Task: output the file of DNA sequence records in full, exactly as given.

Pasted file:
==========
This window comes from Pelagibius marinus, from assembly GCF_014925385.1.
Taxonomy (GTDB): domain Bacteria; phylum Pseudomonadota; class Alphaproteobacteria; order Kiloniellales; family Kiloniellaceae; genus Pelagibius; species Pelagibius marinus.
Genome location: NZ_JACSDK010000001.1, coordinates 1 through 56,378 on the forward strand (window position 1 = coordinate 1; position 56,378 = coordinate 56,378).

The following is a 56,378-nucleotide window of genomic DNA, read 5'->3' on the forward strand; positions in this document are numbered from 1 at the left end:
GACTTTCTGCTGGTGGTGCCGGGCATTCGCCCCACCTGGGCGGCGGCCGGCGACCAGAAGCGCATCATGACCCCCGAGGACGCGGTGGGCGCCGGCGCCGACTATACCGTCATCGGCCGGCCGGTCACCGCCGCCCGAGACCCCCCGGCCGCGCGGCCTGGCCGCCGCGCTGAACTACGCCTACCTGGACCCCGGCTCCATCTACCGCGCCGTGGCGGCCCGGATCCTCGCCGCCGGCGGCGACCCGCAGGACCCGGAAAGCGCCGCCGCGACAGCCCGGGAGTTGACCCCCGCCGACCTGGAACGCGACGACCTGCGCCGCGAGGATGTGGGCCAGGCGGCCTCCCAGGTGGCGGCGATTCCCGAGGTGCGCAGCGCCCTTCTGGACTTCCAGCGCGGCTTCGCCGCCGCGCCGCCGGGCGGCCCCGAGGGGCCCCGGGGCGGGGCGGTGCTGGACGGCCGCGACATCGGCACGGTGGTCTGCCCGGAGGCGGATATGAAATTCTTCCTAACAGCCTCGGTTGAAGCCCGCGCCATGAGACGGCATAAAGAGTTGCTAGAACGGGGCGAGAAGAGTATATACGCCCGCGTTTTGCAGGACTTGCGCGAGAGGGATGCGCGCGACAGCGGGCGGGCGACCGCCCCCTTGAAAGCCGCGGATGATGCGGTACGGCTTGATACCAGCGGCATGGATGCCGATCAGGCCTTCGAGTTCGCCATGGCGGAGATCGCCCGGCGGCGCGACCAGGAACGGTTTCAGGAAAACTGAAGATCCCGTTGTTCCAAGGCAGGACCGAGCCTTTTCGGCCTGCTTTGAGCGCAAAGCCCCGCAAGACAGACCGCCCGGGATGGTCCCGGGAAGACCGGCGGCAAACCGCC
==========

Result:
This window comes from Pelagibius marinus, from assembly GCF_014925385.1.
Taxonomy (GTDB): domain Bacteria; phylum Pseudomonadota; class Alphaproteobacteria; order Kiloniellales; family Kiloniellaceae; genus Pelagibius; species Pelagibius marinus.
Genome location: NZ_JACSDK010000001.1, coordinates 1 through 56,378 on the forward strand (window position 1 = coordinate 1; position 56,378 = coordinate 56,378).

The following is a 56,378-nucleotide window of genomic DNA, read 5'->3' on the forward strand; positions in this document are numbered from 1 at the left end:
GACTTTCTGCTGGTGGTGCCGGGCATTCGCCCCACCTGGGCGGCGGCCGGCGACCAGAAGCGCATCATGACCCCCGAGGACGCGGTGGGCGCCGGCGCCGACTATACCGTCATCGGCCGGCCGGTCACCGCCGCCCGAGACCCCCCGGCCGCGCGGCCTGGCCGCCGCGCTGAACTACGCCTACCTGGACCCCGGCTCCATCTACCGCGCCGTGGCGGCCCGGATCCTCGCCGCCGGCGGCGACCCGCAGGACCCGGAAAGCGCCGCCGCGACAGCCCGGGAGTTGACCCCCGCCGACCTGGAACGCGACGACCTGCGCCGCGAGGATGTGGGCCAGGCGGCCTCCCAGGTGGCGGCGATTCCCGAGGTGCGCAGCGCCCTTCTGGACTTCCAGCGCGGCTTCGCCGCCGCGCCGCCGGGCGGCCCCGAGGGGCCCCGGGGCGGGGCGGTGCTGGACGGCCGCGACATCGGCACGGTGGTCTGCCCGGAGGCGGATATGAAATTCTTCCTAACAGCCTCGGTTGAAGCCCGCGCCATGAGACGGCATAAAGAGTTGCTAGAACGGGGCGAGAAGAGTATATACGCCCGCGTTTTGCAGGACTTGCGCGAGAGGGATGCGCGCGACAGCGGGCGGGCGACCGCCCCCTTGAAAGCCGCGGATGATGCGGTACGGCTTGATACCAGCGGCATGGATGCCGATCAGGCCTTCGAGTTCGCCATGGCGGAGATCGCCCGGCGGCGCGACCAGGAACGGTTTCAGGAAAACTGAAGATCCCGTTGTTCCAAGGCAGGACCGAGCCTTTTCGGCCTGCTTTGAGCGCAAAGCCCCGCAAGACAGACCGCCCGGGATGGTCCCGGGAAGACCGGCGGCAAACCGCC